Please, please do not read into this me saying that I think homosexuality is a good thing. If we're talking about being sexually attracted to members of the same sex I absolutely, positively say that it is not a good thing. I'm also not trying to say that unhealthy levels of effeminacy in men is a good thing. All I'm trying to point out is that, as heterosexual Christians try to reach out to homosexuals, especially homosexuals who are unhappy with their circumstances, attacking everything about the homosexual might not be particularly helpful. And further, it might just be incorrect. Is this me advocating a larger gay presence in culture and society? No. For a number of reasons. Mainly, because "gay" usually means the advocacy of homosexual sex and the whole rest of it: the trivialization of marriage, family, children, etc. I'm just trying to say that when my friend was saddened by my answer, I think he was afraid of losing a special friend who was a little more gentle than his heterosexual friends. And I think all that I'm saying is that there is something, in whatever way, good about this gentleness.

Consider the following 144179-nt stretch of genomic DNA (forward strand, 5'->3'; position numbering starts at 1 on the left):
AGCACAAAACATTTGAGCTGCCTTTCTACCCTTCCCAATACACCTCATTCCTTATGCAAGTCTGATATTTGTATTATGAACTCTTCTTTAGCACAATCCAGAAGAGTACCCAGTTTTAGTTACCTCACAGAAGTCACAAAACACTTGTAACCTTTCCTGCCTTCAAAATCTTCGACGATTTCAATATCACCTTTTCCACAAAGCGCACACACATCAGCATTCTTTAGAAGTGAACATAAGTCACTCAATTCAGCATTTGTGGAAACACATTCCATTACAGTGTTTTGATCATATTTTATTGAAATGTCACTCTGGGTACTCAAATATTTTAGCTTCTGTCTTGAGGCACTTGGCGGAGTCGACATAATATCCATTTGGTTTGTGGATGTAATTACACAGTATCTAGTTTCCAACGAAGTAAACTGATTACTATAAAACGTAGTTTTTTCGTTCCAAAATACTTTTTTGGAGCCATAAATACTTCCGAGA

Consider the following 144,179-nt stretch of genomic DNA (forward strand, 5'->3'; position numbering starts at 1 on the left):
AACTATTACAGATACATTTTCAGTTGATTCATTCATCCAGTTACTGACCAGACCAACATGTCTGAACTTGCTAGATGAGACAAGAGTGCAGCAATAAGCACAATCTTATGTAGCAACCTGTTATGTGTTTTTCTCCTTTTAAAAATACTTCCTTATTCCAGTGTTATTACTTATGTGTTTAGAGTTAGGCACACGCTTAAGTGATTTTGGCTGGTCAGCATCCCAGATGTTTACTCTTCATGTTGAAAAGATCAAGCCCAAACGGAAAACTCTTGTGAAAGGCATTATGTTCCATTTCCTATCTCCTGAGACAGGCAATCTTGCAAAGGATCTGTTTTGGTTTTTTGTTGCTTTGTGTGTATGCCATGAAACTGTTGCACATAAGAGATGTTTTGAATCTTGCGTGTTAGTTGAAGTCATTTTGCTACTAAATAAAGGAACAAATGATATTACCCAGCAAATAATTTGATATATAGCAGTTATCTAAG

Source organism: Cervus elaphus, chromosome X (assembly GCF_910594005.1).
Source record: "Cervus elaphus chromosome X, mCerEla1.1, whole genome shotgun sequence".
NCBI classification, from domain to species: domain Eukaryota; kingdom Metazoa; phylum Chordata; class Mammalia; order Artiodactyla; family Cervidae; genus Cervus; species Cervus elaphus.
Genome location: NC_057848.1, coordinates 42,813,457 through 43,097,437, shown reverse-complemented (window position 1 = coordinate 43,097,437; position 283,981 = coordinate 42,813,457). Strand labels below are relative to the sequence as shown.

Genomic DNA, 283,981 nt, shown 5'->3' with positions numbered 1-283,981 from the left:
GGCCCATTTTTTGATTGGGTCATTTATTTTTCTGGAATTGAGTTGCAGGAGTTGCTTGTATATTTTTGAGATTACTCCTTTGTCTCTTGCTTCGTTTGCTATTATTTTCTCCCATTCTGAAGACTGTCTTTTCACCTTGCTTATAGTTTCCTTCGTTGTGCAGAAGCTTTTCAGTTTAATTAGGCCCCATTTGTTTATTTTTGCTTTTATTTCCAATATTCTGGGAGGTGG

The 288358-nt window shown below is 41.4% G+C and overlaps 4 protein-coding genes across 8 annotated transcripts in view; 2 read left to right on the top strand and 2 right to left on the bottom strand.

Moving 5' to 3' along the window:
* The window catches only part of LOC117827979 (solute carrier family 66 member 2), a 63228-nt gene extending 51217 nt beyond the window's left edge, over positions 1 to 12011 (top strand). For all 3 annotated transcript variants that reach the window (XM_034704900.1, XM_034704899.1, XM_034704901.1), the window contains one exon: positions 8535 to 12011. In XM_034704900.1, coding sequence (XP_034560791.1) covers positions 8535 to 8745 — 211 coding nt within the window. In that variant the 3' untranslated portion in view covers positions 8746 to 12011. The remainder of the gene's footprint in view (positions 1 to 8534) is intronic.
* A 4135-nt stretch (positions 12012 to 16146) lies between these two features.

This is why "gay cure" stuff gives me pause. I don't think it would be an on/off switch kind of thing. I don't think I would be just like I am now but with an insatiable desire for boobs or whatever. And I think that whatever part of what makes me (and other gay guys) what I am that is good might be lost. Or at least changed. I think that there is a place for homosexuals that doesn't include gay sex and the like. I think there's some room for nuance. I think there might be something, for whatever bad that goes along with being gay, that homosexuals can add. Does this good outweigh all the bads that come along with being gay? I don't know the answer to that question at all, and I'm not sure anyone could actually answer it. I'm just trying to say that whatever good is in the homosexual personality (assuming it can be pinned down), it wouldn't be wrong to recognize it and appreciate it.